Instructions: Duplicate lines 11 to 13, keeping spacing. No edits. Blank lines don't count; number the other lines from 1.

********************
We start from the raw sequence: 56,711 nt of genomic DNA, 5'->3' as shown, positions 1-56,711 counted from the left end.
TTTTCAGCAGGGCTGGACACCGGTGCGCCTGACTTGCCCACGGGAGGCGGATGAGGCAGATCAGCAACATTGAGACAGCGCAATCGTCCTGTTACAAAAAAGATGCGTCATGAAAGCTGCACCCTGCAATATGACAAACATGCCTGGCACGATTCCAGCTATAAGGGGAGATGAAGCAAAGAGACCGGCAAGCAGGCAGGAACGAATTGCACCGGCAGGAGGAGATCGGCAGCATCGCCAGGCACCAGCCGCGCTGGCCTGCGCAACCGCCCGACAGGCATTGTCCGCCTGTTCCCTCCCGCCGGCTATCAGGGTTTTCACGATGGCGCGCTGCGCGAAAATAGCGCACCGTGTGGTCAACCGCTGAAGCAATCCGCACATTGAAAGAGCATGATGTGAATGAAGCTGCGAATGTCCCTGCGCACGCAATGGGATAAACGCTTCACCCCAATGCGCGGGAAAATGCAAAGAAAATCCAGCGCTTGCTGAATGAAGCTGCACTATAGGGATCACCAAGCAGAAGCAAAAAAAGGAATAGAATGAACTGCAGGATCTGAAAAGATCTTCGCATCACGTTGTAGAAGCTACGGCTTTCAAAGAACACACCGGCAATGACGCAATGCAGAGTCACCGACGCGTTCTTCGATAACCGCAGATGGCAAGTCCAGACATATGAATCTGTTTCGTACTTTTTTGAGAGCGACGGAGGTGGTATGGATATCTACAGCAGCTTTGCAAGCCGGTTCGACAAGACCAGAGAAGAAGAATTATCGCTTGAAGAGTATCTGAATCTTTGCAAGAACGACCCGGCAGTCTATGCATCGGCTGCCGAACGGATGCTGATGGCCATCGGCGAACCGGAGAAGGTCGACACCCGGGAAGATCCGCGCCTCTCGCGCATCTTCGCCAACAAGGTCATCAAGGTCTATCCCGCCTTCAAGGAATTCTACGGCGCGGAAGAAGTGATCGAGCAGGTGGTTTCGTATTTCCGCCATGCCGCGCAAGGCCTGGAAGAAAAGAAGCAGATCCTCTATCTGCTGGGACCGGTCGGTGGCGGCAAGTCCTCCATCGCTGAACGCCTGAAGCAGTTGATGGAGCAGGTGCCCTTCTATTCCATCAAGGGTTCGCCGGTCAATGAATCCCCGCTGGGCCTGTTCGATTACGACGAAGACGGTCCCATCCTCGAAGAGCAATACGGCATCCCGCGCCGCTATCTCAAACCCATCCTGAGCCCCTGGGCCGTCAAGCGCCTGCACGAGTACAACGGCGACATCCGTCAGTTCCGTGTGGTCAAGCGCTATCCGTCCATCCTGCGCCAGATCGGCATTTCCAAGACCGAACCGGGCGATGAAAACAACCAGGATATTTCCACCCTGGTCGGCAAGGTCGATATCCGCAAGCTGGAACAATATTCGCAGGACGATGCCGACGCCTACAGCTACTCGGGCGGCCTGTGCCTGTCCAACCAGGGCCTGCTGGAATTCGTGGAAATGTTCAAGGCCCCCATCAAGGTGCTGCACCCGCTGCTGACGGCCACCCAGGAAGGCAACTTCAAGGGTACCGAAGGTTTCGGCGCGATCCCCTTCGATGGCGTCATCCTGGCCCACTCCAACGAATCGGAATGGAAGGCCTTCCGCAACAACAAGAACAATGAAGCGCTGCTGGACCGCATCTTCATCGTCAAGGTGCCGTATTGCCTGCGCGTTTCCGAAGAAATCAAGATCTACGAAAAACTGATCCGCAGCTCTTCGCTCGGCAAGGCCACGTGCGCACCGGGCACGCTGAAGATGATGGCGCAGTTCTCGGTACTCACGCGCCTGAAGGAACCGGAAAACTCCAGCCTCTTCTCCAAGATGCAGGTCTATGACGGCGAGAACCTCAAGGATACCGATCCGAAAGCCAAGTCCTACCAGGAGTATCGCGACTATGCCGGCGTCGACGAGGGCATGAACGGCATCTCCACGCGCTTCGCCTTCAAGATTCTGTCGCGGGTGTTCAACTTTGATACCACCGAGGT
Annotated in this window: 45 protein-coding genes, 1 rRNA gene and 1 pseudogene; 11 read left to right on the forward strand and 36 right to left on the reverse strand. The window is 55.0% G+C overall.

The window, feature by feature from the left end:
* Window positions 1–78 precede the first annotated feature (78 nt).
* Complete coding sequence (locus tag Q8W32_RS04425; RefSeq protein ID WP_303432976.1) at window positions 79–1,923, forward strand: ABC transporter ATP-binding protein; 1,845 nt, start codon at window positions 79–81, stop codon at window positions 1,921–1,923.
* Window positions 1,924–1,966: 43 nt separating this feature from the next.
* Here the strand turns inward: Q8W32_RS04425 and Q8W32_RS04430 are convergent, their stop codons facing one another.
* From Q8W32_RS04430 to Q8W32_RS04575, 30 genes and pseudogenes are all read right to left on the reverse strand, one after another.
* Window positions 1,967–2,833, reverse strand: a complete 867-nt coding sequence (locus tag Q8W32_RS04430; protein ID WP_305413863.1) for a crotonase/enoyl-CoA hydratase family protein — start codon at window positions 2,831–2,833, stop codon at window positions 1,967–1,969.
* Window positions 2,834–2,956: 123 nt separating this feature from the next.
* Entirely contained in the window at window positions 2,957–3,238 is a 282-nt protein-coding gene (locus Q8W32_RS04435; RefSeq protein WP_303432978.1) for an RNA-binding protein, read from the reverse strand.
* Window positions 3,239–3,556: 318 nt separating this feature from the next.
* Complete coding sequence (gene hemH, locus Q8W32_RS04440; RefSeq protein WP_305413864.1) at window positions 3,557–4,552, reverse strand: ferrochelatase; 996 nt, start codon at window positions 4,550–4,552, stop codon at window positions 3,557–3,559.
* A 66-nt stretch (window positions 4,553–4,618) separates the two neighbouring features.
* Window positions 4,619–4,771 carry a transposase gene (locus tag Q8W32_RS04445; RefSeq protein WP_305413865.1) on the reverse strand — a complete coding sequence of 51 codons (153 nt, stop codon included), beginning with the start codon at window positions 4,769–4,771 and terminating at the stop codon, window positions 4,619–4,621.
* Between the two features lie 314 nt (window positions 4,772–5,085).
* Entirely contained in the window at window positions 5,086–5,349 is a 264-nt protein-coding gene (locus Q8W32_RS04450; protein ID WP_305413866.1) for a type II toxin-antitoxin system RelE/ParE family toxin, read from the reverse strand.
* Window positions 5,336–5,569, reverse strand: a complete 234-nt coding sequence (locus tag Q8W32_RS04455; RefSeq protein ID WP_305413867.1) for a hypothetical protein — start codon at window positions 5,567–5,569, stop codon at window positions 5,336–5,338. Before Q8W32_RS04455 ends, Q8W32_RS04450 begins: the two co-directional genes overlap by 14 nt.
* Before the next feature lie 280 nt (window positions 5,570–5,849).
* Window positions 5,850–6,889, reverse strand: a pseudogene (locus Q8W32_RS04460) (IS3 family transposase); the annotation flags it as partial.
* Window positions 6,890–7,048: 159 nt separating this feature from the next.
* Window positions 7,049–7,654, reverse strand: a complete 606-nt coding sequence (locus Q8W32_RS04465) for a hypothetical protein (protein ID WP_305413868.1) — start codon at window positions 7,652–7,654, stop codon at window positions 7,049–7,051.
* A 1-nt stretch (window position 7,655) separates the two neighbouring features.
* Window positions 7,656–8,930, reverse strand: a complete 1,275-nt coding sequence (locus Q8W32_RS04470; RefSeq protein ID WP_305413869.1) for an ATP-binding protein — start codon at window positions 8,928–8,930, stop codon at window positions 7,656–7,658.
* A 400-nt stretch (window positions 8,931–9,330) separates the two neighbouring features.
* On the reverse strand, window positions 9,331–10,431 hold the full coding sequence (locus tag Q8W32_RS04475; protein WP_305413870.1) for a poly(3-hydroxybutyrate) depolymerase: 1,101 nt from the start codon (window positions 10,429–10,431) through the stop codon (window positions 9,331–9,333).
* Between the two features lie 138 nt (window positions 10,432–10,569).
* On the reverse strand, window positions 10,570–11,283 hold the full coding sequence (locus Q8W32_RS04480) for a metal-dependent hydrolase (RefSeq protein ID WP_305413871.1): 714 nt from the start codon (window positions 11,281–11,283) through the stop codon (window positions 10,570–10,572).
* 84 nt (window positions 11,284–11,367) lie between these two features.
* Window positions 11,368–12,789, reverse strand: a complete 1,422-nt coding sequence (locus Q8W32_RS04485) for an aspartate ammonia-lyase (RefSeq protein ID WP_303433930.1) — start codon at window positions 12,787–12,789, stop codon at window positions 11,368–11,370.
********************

* Window positions 2,834–2,956: 123 nt separating this feature from the next.
* Entirely contained in the window at window positions 2,957–3,238 is a 282-nt protein-coding gene (locus Q8W32_RS04435; RefSeq protein WP_303432978.1) for an RNA-binding protein, read from the reverse strand.
* Window positions 3,239–3,556: 318 nt separating this feature from the next.